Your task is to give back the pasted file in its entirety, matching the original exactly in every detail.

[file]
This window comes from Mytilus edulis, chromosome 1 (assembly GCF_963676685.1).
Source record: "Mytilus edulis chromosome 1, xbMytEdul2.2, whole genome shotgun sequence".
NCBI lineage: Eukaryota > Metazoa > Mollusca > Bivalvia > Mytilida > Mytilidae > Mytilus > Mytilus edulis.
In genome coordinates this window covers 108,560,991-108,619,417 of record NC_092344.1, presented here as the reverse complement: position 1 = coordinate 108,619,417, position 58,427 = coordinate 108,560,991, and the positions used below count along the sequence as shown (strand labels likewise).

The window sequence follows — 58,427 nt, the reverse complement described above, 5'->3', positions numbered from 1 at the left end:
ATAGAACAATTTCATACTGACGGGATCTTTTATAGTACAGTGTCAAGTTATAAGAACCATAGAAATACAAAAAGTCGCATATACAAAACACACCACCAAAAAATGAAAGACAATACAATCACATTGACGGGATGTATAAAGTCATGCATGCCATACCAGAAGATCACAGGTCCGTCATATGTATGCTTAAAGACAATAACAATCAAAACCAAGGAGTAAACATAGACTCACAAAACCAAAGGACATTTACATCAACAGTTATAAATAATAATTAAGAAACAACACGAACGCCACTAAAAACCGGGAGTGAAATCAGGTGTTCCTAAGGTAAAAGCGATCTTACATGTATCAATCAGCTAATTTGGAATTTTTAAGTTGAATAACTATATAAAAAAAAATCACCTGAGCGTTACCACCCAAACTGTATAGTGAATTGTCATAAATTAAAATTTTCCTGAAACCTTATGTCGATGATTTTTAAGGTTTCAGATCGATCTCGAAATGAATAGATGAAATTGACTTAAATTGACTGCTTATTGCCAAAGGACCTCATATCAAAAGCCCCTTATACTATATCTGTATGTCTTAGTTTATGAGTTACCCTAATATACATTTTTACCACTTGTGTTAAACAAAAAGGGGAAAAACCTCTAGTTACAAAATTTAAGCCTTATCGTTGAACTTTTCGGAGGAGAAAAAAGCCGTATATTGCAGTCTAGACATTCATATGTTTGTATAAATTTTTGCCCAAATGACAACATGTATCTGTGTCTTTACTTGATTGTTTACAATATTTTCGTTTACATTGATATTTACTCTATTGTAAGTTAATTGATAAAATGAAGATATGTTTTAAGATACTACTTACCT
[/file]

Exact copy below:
This window comes from Mytilus edulis, chromosome 1 (assembly GCF_963676685.1).
Source record: "Mytilus edulis chromosome 1, xbMytEdul2.2, whole genome shotgun sequence".
NCBI lineage: Eukaryota > Metazoa > Mollusca > Bivalvia > Mytilida > Mytilidae > Mytilus > Mytilus edulis.
In genome coordinates this window covers 108,560,991-108,619,417 of record NC_092344.1, presented here as the reverse complement: position 1 = coordinate 108,619,417, position 58,427 = coordinate 108,560,991, and the positions used below count along the sequence as shown (strand labels likewise).

The window sequence follows — 58,427 nt, the reverse complement described above, 5'->3', positions numbered from 1 at the left end:
ATAGAACAATTTCATACTGACGGGATCTTTTATAGTACAGTGTCAAGTTATAAGAACCATAGAAATACAAAAAGTCGCATATACAAAACACACCACCAAAAAATGAAAGACAATACAATCACATTGACGGGATGTATAAAGTCATGCATGCCATACCAGAAGATCACAGGTCCGTCATATGTATGCTTAAAGACAATAACAATCAAAACCAAGGAGTAAACATAGACTCACAAAACCAAAGGACATTTACATCAACAGTTATAAATAATAATTAAGAAACAACACGAACGCCACTAAAAACCGGGAGTGAAATCAGGTGTTCCTAAGGTAAAAGCGATCTTACATGTATCAATCAGCTAATTTGGAATTTTTAAGTTGAATAACTATATAAAAAAAAATCACCTGAGCGTTACCACCCAAACTGTATAGTGAATTGTCATAAATTAAAATTTTCCTGAAACCTTATGTCGATGATTTTTAAGGTTTCAGATCGATCTCGAAATGAATAGATGAAATTGACTTAAATTGACTGCTTATTGCCAAAGGACCTCATATCAAAAGCCCCTTATACTATATCTGTATGTCTTAGTTTATGAGTTACCCTAATATACATTTTTACCACTTGTGTTAAACAAAAAGGGGAAAAACCTCTAGTTACAAAATTTAAGCCTTATCGTTGAACTTTTCGGAGGAGAAAAAAGCCGTATATTGCAGTCTAGACATTCATATGTTTGTATAAATTTTTGCCCAAATGACAACATGTATCTGTGTCTTTACTTGATTGTTTACAATATTTTCGTTTACATTGATATTTACTCTATTGTAAGTTAATTGATAAAATGAAGATATGTTTTAAGATACTACTTACCT